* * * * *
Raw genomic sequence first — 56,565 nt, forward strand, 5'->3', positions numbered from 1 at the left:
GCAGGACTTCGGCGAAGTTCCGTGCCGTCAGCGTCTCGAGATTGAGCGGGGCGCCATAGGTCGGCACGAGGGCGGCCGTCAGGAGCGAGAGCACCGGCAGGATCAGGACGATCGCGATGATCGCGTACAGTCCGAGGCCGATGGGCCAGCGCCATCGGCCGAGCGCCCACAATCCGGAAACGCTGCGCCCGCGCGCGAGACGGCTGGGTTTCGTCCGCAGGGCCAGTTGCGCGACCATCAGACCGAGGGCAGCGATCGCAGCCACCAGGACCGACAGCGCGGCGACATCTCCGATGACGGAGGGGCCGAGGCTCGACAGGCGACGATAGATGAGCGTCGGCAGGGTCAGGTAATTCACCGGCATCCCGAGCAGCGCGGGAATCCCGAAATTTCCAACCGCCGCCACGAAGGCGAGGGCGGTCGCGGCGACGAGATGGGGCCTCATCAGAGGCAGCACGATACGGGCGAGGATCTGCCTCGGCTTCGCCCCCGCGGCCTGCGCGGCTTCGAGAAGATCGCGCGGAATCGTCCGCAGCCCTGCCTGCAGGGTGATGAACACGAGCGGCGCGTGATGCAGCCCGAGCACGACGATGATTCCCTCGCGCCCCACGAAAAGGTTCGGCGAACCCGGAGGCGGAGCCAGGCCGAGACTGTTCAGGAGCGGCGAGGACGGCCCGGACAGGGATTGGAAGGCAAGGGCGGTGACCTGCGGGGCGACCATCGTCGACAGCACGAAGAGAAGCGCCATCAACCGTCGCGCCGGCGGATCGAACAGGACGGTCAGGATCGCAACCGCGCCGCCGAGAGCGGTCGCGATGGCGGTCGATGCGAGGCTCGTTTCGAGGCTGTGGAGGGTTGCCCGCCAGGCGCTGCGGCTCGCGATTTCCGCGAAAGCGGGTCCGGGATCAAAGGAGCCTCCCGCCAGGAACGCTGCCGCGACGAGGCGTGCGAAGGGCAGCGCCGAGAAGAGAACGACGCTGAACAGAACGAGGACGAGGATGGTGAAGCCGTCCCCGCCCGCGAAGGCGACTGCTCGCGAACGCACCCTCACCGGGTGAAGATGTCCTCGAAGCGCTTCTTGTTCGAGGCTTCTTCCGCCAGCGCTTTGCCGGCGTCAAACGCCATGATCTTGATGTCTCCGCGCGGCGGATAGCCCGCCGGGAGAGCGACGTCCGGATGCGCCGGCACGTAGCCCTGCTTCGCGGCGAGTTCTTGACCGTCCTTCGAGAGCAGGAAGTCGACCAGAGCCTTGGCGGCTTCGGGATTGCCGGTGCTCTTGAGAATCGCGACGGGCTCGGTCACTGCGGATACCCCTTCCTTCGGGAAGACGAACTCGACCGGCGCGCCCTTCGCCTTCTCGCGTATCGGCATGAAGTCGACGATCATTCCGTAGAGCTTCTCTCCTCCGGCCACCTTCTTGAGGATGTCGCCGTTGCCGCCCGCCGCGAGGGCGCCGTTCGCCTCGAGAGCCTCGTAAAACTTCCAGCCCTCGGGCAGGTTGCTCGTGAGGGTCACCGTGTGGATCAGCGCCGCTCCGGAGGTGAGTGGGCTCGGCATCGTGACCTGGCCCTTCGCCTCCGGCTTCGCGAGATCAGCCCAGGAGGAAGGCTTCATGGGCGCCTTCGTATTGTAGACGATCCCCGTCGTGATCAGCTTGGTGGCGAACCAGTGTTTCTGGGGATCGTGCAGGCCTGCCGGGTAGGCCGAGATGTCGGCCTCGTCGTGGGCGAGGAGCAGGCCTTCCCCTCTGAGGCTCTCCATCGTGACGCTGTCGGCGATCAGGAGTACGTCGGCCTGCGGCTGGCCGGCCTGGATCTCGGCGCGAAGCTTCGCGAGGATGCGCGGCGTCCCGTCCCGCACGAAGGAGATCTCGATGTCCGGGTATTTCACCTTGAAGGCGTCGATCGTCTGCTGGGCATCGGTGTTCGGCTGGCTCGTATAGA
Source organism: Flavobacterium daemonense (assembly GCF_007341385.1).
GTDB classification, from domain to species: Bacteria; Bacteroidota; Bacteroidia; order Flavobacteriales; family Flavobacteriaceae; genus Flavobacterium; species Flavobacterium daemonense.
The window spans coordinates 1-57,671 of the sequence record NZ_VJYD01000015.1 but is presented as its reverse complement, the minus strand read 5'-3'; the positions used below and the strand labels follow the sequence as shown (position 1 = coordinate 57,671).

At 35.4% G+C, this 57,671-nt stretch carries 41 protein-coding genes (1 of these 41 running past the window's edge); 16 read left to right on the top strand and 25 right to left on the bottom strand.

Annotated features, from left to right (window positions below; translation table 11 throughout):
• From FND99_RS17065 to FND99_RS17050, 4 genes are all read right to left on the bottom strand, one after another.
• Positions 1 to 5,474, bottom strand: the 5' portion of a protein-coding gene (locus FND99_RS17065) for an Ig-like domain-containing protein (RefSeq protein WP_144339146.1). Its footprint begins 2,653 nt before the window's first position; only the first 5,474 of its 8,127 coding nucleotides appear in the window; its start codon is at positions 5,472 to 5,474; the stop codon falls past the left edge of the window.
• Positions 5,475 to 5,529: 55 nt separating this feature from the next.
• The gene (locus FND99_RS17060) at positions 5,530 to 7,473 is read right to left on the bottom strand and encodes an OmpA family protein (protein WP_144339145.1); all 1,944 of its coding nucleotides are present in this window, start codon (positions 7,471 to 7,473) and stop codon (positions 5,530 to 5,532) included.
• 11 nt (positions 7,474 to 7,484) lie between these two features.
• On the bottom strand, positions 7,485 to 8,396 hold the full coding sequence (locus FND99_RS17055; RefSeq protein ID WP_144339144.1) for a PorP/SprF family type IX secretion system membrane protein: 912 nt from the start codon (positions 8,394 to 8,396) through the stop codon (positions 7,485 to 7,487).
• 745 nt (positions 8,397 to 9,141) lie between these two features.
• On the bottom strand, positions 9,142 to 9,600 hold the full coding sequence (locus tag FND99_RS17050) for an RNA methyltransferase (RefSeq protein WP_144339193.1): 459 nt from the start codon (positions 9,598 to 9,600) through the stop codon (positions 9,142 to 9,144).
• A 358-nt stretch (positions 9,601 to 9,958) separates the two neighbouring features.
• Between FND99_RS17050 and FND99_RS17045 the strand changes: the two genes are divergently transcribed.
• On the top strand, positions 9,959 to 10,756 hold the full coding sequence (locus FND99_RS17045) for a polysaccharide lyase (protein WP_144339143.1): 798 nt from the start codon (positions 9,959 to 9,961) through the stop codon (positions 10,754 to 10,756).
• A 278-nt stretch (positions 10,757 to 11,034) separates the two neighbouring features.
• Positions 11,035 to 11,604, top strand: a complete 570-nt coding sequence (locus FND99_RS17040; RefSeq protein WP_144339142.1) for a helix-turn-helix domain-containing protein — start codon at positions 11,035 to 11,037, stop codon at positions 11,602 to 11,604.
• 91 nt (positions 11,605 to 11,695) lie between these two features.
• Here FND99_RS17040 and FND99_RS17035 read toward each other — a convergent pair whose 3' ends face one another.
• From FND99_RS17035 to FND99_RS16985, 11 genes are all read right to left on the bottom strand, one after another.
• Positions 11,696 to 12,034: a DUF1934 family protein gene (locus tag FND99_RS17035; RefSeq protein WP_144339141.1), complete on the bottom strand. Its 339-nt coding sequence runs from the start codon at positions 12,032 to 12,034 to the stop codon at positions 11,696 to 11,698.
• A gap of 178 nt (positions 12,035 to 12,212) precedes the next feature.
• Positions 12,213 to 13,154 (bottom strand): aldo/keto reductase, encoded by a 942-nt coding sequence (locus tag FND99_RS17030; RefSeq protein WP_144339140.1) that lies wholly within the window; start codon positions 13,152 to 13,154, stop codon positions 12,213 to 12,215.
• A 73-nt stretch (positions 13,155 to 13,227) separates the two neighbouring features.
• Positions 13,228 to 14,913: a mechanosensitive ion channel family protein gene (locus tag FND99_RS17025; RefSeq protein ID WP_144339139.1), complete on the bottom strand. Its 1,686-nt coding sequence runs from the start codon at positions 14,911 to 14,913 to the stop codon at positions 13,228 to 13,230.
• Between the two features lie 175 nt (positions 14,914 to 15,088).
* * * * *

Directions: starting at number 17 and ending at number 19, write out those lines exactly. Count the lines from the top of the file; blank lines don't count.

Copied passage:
• Between FND99_RS17050 and FND99_RS17045 the strand changes: the two genes are divergently transcribed.
• On the top strand, positions 9,959 to 10,756 hold the full coding sequence (locus FND99_RS17045) for a polysaccharide lyase (protein WP_144339143.1): 798 nt from the start codon (positions 9,959 to 9,961) through the stop codon (positions 10,754 to 10,756).
• A 278-nt stretch (positions 10,757 to 11,034) separates the two neighbouring features.